Friday, January 19, 2018

Our Hard Road

I wish I could say that our hospital days were fruitful.
I wish I could say that our little girl is now seizure free.
I wish that I could say that the pinching, hitting, angry little girl is a thing of the past.
I wish.
It's been a brutal few weeks.
 Our hospital days didn't get us any closer to finding the right drugs to ease Mary's seizures, but it did provide us with a diagnosis.
I was there alone when the team of doctors came into the room. I was there alone when they gave me the good news/bad news scenario. Mary has a form of epilepsy that doesn't usually affect cognitive development. That was the good news. Mary has a form of epilepsy that is extremely rare and extremely hard to treat. In other words, expect that she will never be seizure free.
How do you hear that with a team of doctors standing there watching to see your every reaction? UVA is a great teaching hospital and is the best hospital in Virginia for epilepsy. Mary's neurologist admitted her to UVA, but once you are admitted you are turned over to the team and your regular doctor hangs in the background. I'm grateful for the team of doctors, but at times like those I would have rather had our doctor sitting my husband and me down and having a quiet heart to heart.
I didn't cry.
I asked intelligent questions and responded with toughness and fortitude.
But my heart was bleeding inside.
How can I stand there and listen as they tell me that we need to accept that she will probably never be seizure-free?
It didn't help that little girl spent her entire time at the hospital taking out all her anger and frustration on me. We were on 24 hour monitoring so everyone in the EEG room got a front row seat as she pinched and screamed and yelled at me.
She was a tad better when Papa was there but still on total edge.
Having her hooked up to EEG monitoring just made the stress even harder to bear. Each time she had a seizure we had to press a button, tell them over the intercom that she had a seizure and a nurse would come running in the room. It became a bit comical to have the nurse running in and then in again and in again in a matter of a few minutes. After the first night of that crazy, we were able to talk them into just letting us push the button and tell them over the intercom that she was okay.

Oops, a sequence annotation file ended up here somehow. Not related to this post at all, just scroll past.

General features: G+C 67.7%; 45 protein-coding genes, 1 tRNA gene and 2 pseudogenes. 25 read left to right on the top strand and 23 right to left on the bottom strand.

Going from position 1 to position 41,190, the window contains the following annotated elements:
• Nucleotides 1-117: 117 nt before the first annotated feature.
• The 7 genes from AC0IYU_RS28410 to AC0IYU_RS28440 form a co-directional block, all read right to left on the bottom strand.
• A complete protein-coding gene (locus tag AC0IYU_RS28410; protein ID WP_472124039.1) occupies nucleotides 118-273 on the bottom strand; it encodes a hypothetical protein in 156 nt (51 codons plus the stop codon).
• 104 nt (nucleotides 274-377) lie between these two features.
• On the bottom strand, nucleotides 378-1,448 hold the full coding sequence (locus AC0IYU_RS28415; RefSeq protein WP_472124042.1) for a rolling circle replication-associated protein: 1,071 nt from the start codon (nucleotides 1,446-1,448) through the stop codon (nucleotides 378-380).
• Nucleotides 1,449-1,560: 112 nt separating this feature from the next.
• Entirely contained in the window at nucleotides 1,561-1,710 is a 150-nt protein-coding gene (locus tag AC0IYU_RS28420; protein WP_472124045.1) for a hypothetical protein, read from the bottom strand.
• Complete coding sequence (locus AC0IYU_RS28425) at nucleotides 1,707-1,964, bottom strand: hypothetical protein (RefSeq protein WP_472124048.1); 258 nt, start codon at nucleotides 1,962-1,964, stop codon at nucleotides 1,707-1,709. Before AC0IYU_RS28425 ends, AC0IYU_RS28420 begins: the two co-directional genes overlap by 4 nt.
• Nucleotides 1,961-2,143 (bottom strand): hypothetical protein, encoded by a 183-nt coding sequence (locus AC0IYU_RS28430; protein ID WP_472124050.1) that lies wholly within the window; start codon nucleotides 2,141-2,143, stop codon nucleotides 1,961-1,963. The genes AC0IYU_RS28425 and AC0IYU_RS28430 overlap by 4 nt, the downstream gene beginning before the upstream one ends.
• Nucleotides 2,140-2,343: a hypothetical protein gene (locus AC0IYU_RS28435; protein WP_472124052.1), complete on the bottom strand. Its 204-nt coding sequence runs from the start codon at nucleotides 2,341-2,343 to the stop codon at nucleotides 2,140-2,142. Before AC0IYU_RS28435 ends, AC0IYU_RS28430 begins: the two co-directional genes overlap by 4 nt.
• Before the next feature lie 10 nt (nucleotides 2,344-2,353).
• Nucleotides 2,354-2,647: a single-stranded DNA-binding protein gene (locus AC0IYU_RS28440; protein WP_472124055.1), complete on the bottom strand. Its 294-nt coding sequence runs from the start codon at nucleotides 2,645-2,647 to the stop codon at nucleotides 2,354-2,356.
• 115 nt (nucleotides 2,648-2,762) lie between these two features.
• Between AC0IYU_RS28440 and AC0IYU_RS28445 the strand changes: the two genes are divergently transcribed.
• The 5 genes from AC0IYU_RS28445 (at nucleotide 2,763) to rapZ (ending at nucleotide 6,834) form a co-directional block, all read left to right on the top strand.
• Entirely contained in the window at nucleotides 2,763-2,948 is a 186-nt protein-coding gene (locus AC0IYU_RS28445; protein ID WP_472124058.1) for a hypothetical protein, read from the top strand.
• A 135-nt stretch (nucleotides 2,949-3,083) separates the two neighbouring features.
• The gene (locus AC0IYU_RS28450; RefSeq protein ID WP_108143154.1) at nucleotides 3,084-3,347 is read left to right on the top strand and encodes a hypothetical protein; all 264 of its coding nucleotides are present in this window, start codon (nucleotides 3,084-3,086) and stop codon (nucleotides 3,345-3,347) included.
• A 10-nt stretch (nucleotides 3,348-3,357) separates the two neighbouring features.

Our time in the hospital was disheartening. We came home with a little girl who was emotionally wrecked. Her behavior tanked there, and we have been struggling to get our sweet little carefree girl back. The medicine she is on has not helped that struggle. We are now in the process of once again changing her meds in hopes of getting rid of the one that has affected her behavior.
One of the biggest learning curves we have had on this journey with Mary is that epilepsy medicine is hard core stuff. You can't just change medicine out at will. It is a long process to add a drug or remove a drug. Each dosage change affects our little one in a multitude of ways. Some make her dopey and zombie like. Others make her hyper and unable to focus. She has weeks where she won't eat anything and weeks where she stands and begs for food all day long. The one drug we are backing off on causes rages in some children which we have definitely witnessed.